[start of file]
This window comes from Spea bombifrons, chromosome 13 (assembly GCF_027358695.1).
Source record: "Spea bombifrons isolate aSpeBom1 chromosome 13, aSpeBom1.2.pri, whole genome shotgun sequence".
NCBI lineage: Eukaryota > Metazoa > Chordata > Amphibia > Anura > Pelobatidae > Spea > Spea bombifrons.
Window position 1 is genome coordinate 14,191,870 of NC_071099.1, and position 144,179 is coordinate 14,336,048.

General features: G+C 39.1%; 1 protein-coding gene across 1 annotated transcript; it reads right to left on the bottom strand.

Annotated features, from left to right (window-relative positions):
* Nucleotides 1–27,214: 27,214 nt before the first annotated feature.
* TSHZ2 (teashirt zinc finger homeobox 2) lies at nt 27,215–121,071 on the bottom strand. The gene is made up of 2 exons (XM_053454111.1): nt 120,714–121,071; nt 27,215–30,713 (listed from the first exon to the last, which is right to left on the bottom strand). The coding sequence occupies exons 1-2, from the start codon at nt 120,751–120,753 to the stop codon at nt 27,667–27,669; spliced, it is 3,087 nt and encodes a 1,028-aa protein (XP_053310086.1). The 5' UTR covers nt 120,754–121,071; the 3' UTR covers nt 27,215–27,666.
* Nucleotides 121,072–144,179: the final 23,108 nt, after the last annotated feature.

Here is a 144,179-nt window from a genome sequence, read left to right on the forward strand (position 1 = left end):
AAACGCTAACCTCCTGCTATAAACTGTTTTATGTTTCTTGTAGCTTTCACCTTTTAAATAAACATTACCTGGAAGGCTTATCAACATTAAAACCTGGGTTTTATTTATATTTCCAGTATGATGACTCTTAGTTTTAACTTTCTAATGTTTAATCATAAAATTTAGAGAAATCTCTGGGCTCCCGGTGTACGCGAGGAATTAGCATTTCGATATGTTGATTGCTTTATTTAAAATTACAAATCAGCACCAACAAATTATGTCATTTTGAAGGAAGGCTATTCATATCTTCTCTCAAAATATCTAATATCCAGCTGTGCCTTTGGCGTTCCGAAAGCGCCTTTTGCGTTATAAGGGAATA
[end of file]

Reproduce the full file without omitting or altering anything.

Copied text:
This window comes from Spea bombifrons, chromosome 13 (assembly GCF_027358695.1).
Source record: "Spea bombifrons isolate aSpeBom1 chromosome 13, aSpeBom1.2.pri, whole genome shotgun sequence".
NCBI lineage: Eukaryota > Metazoa > Chordata > Amphibia > Anura > Pelobatidae > Spea > Spea bombifrons.
Window position 1 is genome coordinate 14,191,870 of NC_071099.1, and position 144,179 is coordinate 14,336,048.

General features: G+C 39.1%; 1 protein-coding gene across 1 annotated transcript; it reads right to left on the bottom strand.

Annotated features, from left to right (window-relative positions):
* Nucleotides 1–27,214: 27,214 nt before the first annotated feature.
* TSHZ2 (teashirt zinc finger homeobox 2) lies at nt 27,215–121,071 on the bottom strand. The gene is made up of 2 exons (XM_053454111.1): nt 120,714–121,071; nt 27,215–30,713 (listed from the first exon to the last, which is right to left on the bottom strand). The coding sequence occupies exons 1-2, from the start codon at nt 120,751–120,753 to the stop codon at nt 27,667–27,669; spliced, it is 3,087 nt and encodes a 1,028-aa protein (XP_053310086.1). The 5' UTR covers nt 120,754–121,071; the 3' UTR covers nt 27,215–27,666.
* Nucleotides 121,072–144,179: the final 23,108 nt, after the last annotated feature.

Here is a 144,179-nt window from a genome sequence, read left to right on the forward strand (position 1 = left end):
AAACGCTAACCTCCTGCTATAAACTGTTTTATGTTTCTTGTAGCTTTCACCTTTTAAATAAACATTACCTGGAAGGCTTATCAACATTAAAACCTGGGTTTTATTTATATTTCCAGTATGATGACTCTTAGTTTTAACTTTCTAATGTTTAATCATAAAATTTAGAGAAATCTCTGGGCTCCCGGTGTACGCGAGGAATTAGCATTTCGATATGTTGATTGCTTTATTTAAAATTACAAATCAGCACCAACAAATTATGTCATTTTGAAGGAAGGCTATTCATATCTTCTCTCAAAATATCTAATATCCAGCTGTGCCTTTGGCGTTCCGAAAGCGCCTTTTGCGTTATAAGGGAATA